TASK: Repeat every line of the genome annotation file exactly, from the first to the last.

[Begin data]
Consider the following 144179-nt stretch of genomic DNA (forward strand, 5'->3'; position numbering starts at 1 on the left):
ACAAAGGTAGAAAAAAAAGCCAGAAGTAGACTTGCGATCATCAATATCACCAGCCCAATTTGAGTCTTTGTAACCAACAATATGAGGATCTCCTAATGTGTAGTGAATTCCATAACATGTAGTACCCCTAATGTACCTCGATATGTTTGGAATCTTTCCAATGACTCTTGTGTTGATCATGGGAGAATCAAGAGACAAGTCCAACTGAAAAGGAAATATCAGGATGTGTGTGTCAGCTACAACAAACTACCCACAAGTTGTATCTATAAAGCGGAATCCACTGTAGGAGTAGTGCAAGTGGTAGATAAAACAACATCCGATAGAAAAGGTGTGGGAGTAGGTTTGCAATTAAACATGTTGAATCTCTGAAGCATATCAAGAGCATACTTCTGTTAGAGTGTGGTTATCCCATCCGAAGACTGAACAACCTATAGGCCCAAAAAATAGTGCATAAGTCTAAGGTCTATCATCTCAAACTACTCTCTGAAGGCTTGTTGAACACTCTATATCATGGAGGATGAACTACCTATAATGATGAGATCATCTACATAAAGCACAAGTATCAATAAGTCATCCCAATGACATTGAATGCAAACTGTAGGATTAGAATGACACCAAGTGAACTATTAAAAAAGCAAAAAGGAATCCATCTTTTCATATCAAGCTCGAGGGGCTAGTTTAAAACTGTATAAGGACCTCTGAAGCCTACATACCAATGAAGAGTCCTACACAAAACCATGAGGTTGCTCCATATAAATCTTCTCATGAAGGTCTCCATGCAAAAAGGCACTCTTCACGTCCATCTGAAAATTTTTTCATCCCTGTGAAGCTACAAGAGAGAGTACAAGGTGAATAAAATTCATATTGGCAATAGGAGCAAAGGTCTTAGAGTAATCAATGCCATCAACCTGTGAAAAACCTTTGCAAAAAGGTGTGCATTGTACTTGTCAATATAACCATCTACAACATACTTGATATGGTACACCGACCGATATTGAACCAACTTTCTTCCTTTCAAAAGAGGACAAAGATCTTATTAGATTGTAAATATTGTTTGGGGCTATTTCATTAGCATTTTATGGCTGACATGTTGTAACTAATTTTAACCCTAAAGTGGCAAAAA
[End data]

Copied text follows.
Consider the following 144179-nt stretch of genomic DNA (forward strand, 5'->3'; position numbering starts at 1 on the left):
ACAAAGGTAGAAAAAAAAGCCAGAAGTAGACTTGCGATCATCAATATCACCAGCCCAATTTGAGTCTTTGTAACCAACAATATGAGGATCTCCTAATGTGTAGTGAATTCCATAACATGTAGTACCCCTAATGTACCTCGATATGTTTGGAATCTTTCCAATGACTCTTGTGTTGATCATGGGAGAATCAAGAGACAAGTCCAACTGAAAAGGAAATATCAGGATGTGTGTGTCAGCTACAACAAACTACCCACAAGTTGTATCTATAAAGCGGAATCCACTGTAGGAGTAGTGCAAGTGGTAGATAAAACAACATCCGATAGAAAAGGTGTGGGAGTAGGTTTGCAATTAAACATGTTGAATCTCTGAAGCATATCAAGAGCATACTTCTGTTAGAGTGTGGTTATCCCATCCGAAGACTGAACAACCTATAGGCCCAAAAAATAGTGCATAAGTCTAAGGTCTATCATCTCAAACTACTCTCTGAAGGCTTGTTGAACACTCTATATCATGGAGGATGAACTACCTATAATGATGAGATCATCTACATAAAGCACAAGTATCAATAAGTCATCCCAATGACATTGAATGCAAACTGTAGGATTAGAATGACACCAAGTGAACTATTAAAAAAGCAAAAAGGAATCCATCTTTTCATATCAAGCTCGAGGGGCTAGTTTAAAACTGTATAAGGACCTCTGAAGCCTACATACCAATGAAGAGTCCTACACAAAACCATGAGGTTGCTCCATATAAATCTTCTCATGAAGGTCTCCATGCAAAAAGGCACTCTTCACGTCCATCTGAAAATTTTTTCATCCCTGTGAAGCTACAAGAGAGAGTACAAGGTGAATAAAATTCATATTGGCAATAGGAGCAAAGGTCTTAGAGTAATCAATGCCATCAACCTGTGAAAAACCTTTGCAAAAAGGTGTGCATTGTACTTGTCAATATAACCATCTACAACATACTTGATATGGTACACCGACCGATATTGAACCAACTTTCTTCCTTTCAAAAGAGGACAAAGATCTTATTAGATTGTAAATATTGTTTGGGGCTATTTCATTAGCATTTTATGGCTGACATGTTGTAACTAATTTTAACCCTAAAGTGGCAAAAA